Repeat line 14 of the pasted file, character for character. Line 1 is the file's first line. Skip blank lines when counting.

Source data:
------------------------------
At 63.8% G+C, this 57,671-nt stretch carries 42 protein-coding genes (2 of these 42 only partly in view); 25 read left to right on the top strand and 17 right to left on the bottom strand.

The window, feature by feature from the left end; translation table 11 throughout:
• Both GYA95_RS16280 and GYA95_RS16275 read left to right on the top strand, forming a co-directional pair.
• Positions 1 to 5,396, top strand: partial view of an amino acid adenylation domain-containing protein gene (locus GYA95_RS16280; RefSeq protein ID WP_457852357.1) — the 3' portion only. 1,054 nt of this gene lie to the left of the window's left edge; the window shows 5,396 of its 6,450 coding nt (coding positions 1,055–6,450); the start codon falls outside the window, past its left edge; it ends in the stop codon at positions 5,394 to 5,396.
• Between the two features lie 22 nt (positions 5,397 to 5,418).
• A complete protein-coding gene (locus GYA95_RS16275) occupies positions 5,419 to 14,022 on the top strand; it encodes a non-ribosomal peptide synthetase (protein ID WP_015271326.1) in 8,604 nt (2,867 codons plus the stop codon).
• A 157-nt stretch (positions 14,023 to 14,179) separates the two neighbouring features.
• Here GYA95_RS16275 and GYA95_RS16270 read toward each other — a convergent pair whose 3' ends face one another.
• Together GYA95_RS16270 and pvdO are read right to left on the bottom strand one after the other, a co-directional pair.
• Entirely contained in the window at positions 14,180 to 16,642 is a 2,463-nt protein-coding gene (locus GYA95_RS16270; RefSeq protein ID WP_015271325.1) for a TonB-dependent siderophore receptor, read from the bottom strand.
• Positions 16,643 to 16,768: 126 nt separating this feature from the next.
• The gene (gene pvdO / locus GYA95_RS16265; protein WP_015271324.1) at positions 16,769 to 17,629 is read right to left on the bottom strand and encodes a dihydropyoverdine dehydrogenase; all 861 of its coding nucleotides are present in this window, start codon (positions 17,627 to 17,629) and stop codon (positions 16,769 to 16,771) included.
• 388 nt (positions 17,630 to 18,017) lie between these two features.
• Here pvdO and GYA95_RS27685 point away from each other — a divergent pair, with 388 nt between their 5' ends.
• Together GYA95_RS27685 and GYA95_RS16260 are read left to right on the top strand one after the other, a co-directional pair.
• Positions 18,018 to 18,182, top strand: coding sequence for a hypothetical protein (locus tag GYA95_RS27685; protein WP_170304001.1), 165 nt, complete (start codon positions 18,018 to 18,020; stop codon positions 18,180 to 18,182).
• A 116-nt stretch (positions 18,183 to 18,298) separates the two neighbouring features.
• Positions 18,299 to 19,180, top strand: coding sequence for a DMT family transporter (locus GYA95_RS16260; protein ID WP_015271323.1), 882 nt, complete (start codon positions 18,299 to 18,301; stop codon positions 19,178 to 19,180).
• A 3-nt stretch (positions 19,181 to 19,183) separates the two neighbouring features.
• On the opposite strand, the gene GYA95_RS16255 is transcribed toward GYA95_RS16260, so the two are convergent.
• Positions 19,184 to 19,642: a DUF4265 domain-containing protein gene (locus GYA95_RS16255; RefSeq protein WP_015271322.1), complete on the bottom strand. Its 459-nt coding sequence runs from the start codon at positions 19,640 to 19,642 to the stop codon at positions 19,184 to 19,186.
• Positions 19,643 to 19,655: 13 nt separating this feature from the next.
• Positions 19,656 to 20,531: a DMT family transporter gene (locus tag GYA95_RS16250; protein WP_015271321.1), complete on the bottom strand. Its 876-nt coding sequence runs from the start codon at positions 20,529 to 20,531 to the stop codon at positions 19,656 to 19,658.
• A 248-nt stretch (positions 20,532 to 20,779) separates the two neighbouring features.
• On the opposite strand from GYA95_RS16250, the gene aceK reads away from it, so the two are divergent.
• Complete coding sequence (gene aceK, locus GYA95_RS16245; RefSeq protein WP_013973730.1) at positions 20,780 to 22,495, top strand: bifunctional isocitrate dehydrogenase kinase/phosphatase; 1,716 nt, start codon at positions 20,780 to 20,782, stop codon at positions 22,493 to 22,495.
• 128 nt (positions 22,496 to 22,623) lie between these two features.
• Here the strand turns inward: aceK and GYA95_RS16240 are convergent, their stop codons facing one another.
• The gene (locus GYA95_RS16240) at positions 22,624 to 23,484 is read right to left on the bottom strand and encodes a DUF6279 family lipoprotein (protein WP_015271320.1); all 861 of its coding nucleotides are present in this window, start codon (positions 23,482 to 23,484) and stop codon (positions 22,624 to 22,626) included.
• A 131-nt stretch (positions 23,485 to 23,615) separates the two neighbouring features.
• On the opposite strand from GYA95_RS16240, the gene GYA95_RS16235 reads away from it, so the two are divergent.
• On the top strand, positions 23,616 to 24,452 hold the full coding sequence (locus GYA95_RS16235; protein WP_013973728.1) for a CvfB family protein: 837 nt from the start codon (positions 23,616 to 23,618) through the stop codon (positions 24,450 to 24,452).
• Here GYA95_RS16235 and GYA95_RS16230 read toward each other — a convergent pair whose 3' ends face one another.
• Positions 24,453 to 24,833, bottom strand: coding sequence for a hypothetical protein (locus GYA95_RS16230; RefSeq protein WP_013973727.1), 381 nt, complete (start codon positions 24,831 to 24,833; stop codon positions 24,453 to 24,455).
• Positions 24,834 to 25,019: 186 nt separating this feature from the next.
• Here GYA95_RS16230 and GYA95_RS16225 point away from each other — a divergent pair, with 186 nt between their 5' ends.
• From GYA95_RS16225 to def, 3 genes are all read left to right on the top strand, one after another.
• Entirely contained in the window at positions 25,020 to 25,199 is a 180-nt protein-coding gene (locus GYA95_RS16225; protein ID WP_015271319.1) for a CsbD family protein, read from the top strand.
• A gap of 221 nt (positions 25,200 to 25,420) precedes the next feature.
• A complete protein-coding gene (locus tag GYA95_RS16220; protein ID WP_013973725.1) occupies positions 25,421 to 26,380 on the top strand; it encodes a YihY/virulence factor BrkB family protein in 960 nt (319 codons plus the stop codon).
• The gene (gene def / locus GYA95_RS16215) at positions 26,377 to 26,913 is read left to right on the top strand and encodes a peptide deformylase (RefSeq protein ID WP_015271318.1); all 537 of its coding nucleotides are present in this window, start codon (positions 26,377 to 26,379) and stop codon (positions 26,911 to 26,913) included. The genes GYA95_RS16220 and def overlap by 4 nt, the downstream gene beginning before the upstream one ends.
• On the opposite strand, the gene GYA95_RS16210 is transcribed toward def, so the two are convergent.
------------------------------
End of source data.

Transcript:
• Here pvdO and GYA95_RS27685 point away from each other — a divergent pair, with 388 nt between their 5' ends.